In the gritty Inner Mongolian wind, I stood at the pinnacle of the global economy, at least in terms of GDP growth: the main drag of one of the fastest growing cities in the fastest-growing region in all of China, the world’s supposed new economic powerhouse.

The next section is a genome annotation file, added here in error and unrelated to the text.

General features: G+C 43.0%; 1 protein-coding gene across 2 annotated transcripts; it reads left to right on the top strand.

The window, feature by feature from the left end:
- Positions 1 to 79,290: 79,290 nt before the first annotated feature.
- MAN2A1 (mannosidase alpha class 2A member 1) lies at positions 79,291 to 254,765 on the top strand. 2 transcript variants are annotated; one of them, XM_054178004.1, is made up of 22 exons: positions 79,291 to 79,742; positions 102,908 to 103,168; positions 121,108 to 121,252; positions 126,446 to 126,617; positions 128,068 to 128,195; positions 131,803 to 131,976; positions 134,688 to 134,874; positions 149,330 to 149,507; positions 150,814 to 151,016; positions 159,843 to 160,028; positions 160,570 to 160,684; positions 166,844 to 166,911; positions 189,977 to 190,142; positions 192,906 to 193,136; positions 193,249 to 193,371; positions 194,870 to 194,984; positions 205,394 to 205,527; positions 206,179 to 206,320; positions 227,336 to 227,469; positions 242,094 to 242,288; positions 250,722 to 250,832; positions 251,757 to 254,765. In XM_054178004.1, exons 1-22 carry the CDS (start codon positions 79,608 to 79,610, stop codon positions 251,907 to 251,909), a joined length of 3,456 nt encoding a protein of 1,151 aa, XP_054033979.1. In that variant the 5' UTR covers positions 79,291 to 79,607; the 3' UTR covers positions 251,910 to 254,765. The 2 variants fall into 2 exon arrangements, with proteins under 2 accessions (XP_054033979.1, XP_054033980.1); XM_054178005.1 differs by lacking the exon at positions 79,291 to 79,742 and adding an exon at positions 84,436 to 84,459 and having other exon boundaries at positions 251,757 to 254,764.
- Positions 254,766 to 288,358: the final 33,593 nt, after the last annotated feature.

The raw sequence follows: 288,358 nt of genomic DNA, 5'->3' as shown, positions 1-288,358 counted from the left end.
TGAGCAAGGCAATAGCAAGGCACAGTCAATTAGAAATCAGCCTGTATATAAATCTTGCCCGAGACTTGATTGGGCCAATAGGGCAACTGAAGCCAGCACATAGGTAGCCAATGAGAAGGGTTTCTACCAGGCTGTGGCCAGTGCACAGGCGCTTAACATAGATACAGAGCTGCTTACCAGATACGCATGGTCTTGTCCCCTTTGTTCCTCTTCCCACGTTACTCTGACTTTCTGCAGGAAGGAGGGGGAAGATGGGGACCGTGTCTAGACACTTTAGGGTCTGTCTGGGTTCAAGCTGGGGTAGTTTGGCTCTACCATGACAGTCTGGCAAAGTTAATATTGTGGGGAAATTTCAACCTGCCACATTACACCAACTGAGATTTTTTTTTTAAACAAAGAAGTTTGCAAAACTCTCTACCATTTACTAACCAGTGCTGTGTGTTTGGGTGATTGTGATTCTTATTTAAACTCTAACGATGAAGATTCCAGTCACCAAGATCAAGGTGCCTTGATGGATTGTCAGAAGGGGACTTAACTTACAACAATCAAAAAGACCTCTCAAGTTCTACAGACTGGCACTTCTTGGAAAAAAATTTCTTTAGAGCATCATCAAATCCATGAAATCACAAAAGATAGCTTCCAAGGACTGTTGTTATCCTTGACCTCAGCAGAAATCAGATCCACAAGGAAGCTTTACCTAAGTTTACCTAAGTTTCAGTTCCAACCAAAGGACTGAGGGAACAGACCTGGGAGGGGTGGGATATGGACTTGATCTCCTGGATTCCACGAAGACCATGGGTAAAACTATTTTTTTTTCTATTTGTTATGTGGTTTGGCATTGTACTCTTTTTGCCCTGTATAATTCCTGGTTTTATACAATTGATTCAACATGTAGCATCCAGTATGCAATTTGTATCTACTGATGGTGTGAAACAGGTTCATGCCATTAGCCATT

Built in a breakneck five years, Kangbashi is a state-of-the-art city full of architectural marvels and sculpture gardens. There’s just one thing missing: people. The city, built by the government and funded with coal money, its chief industries energy and carmaking, has been mostly vacant for as long as it has been complete, except for the massive municipal headquarters. It’s a grand canyon of empty monoliths. In a paradox only possible in today’s economic system, Kangbashi manages to be both a boom town and a ghost town at the same time.
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